Despite the constant spread of the “Micron” mutation, the European Commission wants to keep the borders open. However, he insists on speeding up vaccinations.
The “Omicron” variant is spreading to most EU member states. In Brussels, the European Commission warns that borders must remain open, in contrast to what happened in the first wave of the pandemic. At the same time, however, the EU executive is calling on national governments to step up their efforts to get more vaccinations. In fact, the president of the Commission, Ursula von der Leyen, now appears receptive to a discussion about compulsory vaccination. At the moment, however, the reason belongs to the scientists, as Ursula von der Layen stressed in a press conference with the Commissioner for Health Stella Kyriakidou, at the seat of the Commission.
“At the moment we do not know much about the new mutation, but we do know enough to worry,” she said. “From our experience with the Delta mutation we also know that we have been engaged in a race against time. Until we learn more – and it will take two or three weeks, as scientists tell us – we will have to do everything. what can we do “.
“Success” the European certificate
Ursula von der Leyen stresses that the European vaccination certificate was a “great success” and that this is not going to change with the Omicron mutation. The problem, however, is that “one third of the population in the EU has not yet been vaccinated. We are talking about 150 million people, that is a large number. Of course, not everyone can be vaccinated. There are young children, there are people with a specific medical history, but “The majority can be vaccinated. So we need to have this discussion, encourage vaccination and possibly consider compulsory vaccination.”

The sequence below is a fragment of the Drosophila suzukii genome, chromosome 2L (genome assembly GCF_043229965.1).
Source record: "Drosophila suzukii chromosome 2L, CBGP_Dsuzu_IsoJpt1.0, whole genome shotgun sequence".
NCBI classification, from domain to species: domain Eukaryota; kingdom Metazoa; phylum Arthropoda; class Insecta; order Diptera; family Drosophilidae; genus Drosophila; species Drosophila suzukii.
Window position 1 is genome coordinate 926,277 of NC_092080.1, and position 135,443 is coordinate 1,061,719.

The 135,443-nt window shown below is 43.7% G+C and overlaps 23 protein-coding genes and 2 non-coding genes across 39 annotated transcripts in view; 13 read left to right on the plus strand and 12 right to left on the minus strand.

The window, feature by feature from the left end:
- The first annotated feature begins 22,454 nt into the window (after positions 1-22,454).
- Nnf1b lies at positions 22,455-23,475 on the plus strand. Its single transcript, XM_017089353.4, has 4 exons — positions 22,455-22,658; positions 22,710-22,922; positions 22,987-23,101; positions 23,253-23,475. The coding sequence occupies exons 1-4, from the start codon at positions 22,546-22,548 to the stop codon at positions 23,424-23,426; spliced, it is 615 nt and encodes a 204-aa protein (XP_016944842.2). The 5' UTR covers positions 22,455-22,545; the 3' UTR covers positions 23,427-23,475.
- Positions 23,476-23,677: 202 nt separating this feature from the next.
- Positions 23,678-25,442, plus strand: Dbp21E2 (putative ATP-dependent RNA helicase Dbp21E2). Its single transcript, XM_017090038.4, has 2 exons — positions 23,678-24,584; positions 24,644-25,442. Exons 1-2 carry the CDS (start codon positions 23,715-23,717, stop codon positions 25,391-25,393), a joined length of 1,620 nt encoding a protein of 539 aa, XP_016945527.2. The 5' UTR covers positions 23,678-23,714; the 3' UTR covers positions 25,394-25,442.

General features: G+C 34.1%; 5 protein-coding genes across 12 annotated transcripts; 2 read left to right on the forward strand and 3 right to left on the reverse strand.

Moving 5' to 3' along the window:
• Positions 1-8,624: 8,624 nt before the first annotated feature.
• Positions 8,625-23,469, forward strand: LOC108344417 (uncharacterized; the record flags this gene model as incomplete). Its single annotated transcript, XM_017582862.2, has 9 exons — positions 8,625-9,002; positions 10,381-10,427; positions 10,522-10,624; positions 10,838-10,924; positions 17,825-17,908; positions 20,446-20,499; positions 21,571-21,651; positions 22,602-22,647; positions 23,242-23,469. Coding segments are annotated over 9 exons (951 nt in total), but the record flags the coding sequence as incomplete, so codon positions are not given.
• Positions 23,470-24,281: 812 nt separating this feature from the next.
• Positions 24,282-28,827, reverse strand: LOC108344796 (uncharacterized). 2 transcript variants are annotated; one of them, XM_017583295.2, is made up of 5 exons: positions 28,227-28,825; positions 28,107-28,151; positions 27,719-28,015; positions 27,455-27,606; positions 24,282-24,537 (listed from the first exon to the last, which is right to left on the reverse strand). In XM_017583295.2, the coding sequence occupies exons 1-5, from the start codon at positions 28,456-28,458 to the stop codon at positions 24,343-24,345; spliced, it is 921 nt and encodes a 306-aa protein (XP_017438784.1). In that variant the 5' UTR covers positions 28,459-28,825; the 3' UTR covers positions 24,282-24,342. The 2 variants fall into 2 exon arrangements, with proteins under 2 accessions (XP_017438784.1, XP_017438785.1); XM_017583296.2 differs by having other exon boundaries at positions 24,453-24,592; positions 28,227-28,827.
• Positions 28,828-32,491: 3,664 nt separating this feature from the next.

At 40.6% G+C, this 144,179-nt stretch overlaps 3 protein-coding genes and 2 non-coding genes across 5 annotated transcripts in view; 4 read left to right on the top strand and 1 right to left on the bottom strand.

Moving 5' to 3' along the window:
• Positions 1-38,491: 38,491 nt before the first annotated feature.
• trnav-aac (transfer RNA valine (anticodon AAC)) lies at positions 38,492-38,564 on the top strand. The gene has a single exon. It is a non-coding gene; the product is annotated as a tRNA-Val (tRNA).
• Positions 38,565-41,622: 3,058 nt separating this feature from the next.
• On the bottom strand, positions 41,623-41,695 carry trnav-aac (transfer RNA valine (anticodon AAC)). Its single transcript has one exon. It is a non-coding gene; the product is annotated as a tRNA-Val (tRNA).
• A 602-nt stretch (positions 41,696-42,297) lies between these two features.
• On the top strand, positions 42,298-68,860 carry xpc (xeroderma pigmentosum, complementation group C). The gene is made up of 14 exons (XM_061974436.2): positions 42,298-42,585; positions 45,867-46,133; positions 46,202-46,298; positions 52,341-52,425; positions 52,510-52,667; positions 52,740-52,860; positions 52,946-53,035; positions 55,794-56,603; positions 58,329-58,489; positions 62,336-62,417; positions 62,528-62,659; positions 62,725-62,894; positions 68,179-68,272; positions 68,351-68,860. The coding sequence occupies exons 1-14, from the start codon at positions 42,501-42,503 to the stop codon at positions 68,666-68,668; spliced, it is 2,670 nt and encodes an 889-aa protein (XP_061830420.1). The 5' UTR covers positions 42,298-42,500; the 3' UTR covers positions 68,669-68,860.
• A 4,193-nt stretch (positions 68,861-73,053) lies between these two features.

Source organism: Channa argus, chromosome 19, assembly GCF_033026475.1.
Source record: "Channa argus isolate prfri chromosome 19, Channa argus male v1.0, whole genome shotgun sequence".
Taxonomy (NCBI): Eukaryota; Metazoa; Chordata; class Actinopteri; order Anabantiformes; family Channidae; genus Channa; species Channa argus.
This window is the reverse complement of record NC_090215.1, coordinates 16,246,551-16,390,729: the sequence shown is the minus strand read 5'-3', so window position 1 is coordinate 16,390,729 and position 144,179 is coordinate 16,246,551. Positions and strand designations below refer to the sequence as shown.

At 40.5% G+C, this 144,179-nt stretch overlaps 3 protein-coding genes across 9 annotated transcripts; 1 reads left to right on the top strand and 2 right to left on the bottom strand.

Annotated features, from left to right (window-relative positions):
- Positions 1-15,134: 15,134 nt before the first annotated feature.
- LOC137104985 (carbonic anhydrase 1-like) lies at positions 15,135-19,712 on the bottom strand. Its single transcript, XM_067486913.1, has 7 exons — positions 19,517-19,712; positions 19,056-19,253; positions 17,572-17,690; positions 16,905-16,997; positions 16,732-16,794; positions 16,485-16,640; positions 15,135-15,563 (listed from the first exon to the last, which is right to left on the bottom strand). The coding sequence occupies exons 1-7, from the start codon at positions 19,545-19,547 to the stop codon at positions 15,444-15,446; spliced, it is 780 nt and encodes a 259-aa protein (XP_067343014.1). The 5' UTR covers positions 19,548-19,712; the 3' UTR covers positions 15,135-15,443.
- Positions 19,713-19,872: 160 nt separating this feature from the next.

Until now, the European certificate was a sufficient condition for a trip abroad. Last but not least, Ireland and Portugal are asking for a negative entry test, even from those with a European certificate. Other countries could follow their example. The EU acknowledges that Member States may impose additional health measures if they deem it necessary, but points out that these measures should be specific to individuals and not involve the closure of borders.
“We are preparing for the worst …”
Health matters remain the sole responsibility of the Member States. Germany and Austria are already moving in the direction of compulsory vaccination for all. Compulsory vaccination for specific occupational or age groups is provided by France, Italy and Greece. However, the Commission is doing everything it can to coordinate the policies of national governments. This includes the proposal to introduce a nine-month deadline for the acceptance of vaccination certificates. As Ursula von der Leyen points out, “we must hope for the best, but at the same time prepare for the worst …”
Edited by: Giannis Papadimitriou
Source: Deutsche Welle
Source From: Capital